Mismanaged: This is probably the biggest part of failure relating to Kaizen, Six Sigma and 5S. Like ‘misunderstood’ mentioned above, it goes one step further by oversimplifying, overdoing, and becoming entangled in the nuances of the quality program instead of addressing the aim of the quality program. An example of this is labeling and marking. You can tell when this is concurring by looking at the workspace in question. Is the area marked off in excess? Staplers lined off on desks… file cabinets lined off AND labeled ‘File Cabinet’… etc. Are things labeled for the sake of labeling? Don’t get me wrong, but when you label a label maker, you’ve exceeded your usefulness and entered the realm of the absurd.

Gamed: Gamed in terms of manipulation of the data to achieve better ‘results’. Results that falsely show the quality program’s results that are not accurate. Managers often try to manipulate charts and data to reflect a positive momentum towards a perceived end goal result. The purpose of Kaizen, Six Sigma and 5S is not to achieve perfection but to address inefficiency and wasted movement in the workplace. Implementation of Kaizen, Six Sigma and 5S are costly. When the programs get ‘gamed’ in this way, then the integrity and effectiveness of the programs must be called into question.


A few observations… (24 Jan 2013)

I’m currently sitting back and watching a 5S program at a local defense contractor come together. I won’t publicly state the company’s name because it really isn’t important. What I have found interesting is the manner in which the 5S concept is approached and implemented. I’ve seen first hand trivial items being over analyzed while significant concerns are simply overlooked. It may well be that they’re just not fully communicating what is being addressed in a timely manner, but I have my reservations. 5S is suppose to streamline processes and optimize capacity. Instead, it seems that for every streamlined process, there’s some sort of added paperwork or other such obstacle to clog up the system once again. Its as if the appearance of tidiness and order, trumps actual utilization of resources and production time savings. It bears a striking similarity to how the Democratic Party operates… ‘symbolism over substance’!


It has been 6 years since my last update… (27 Jan 2019)

So, what’s been happening in the time since my last update? To be honest, the company used as an example in the above post, stepped away from their quality improvement programs a few years ago. The quality program infrastructure is still in place (status boards, etc.), but hasn’t been maintained for 2+ years. I knew the program was on the ropes when I saw outdated charts, which were usually changed monthly, stay on the boards for more than six months. No longer were weekly walk-throughs being conducted. Slowly, all signs of their quality program just disappeared. If it weren’t for the empty status boards still hanging on the walls, what remained of taped out floors, and the occasional mention of 5S… one would never know that such a program existed within the company.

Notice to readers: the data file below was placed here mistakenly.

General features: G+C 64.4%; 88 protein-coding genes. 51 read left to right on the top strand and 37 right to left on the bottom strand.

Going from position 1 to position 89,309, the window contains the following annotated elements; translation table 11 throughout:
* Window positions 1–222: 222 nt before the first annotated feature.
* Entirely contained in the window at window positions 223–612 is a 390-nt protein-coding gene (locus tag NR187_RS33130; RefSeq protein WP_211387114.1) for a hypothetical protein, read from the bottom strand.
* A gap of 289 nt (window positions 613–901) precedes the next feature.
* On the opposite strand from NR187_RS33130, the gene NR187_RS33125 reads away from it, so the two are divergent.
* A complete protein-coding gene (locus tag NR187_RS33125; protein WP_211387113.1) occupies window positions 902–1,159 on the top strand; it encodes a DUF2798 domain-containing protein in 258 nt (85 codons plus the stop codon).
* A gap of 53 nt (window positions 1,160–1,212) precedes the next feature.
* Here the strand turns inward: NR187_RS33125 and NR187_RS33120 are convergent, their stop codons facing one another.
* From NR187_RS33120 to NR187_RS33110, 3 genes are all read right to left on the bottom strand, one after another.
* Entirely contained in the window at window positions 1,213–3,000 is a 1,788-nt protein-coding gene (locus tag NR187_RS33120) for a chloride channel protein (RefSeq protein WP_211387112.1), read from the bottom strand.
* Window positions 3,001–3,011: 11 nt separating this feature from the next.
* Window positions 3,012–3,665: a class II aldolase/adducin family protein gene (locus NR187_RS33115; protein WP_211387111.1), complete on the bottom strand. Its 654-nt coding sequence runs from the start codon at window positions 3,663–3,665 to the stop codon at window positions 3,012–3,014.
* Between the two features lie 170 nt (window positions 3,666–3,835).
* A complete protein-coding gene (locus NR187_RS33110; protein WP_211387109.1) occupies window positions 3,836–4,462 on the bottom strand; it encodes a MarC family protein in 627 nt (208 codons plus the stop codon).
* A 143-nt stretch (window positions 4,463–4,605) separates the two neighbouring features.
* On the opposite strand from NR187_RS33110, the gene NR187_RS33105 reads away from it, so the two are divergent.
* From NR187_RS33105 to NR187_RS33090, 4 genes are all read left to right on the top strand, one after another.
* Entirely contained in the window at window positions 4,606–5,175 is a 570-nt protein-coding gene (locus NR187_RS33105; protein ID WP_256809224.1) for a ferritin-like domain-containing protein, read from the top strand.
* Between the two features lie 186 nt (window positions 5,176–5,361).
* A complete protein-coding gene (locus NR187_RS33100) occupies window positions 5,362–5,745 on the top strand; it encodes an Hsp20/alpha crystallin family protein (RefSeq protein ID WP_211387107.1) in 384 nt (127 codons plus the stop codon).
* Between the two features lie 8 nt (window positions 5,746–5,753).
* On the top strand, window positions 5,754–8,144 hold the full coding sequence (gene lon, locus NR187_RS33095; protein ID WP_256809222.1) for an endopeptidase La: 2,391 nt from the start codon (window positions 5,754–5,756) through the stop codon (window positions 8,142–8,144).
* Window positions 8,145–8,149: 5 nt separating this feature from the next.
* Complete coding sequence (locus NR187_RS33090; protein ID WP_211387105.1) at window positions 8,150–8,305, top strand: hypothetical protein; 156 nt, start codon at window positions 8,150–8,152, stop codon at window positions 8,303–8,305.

“Where do you guys all hang out?”

“Where do you guys all hang out?”

That was the question I was asked a few years ago by a young female recruiter for a large temporary agency. She had called on day when I wasn’t too terribly busy at my shop. Normally, I wouldn’t have had a lot of time to spend with non-business related calls but, like I said… I had a little extra time that day.

She started off the conversation by introducing herself and asking if I could help provide her some assistance in finding machinists to fill vacancies she currently had in her agency. The conversation went something like this…

Headhunter: Can you tell me, where do you guys all hang out?

Me: What do you mean?

Headhunter: I’m having a little trouble finding machinists in the area.

Me: Ok, what are the qualifications you’re looking for and how much are you willing to offer as a salary?

Headhunter: Well, the requirements are ‘…must be able to read measuring instruments, blueprints…’

Me: ***My eyes were starting to glaze over*** Excuse me. I meant ‘what level of machinist were you looking for’. Asking for a machinist to be able to read his or her measuring tools is like asking a pilot if he knows how to fly.

Headhunter: Oh, I was just reading what the job description says on my printout.

Me: I understand. Do you want a ‘button pusher’ or are you looking for a real machinist? In other words, do you want someone able to make parts to print or do you just want someone with very little experience, to push a button?

Headhunter: I need real machinists.

Me: And how much are you looking to pay?

Headhunter: Between $9.00 and $12.00 an hour.

Me: ***Now I’m dumbfounded*** Really? That much, huh?

Headhunter: Yes, it’s with a great company.

Me: I think you’re misunderstanding me. I think I know why you can’t find machinists.

Headhunter: Why?

Me: Because you’re not willing to pay what machinists are worth.

Headhunter: Well, I have a salary range I have to stay within.

Me: And you’ll never fill those vacancies because of the low wages you’re offering.

Headhunter: So what should I do?

Me: You really only have one choice. Either pay an acceptable wage or your jobs will go unfilled.


I’m telling this story because it has stuck with me over time. I’m troubled by the lack of understanding the general population has as to what a machinist is, and the years of experience it takes to produce a top-notch machinist. When I was a younger, single man, I would meet ladies who would ask what I did for a living. My response would be “I’m a machinist.” I cannot tell you have many times the reply would be “Oh really? What kind of cars do you work on?” You’d expect temp agencies to at least know what machinists are and what they’re worth. I mean, it’s their job to be able to match the best qualified applicant for the job, right? One would think a temp agency head hunter would have some grasp of what they’re seeking. Needless to say, I was disappointed.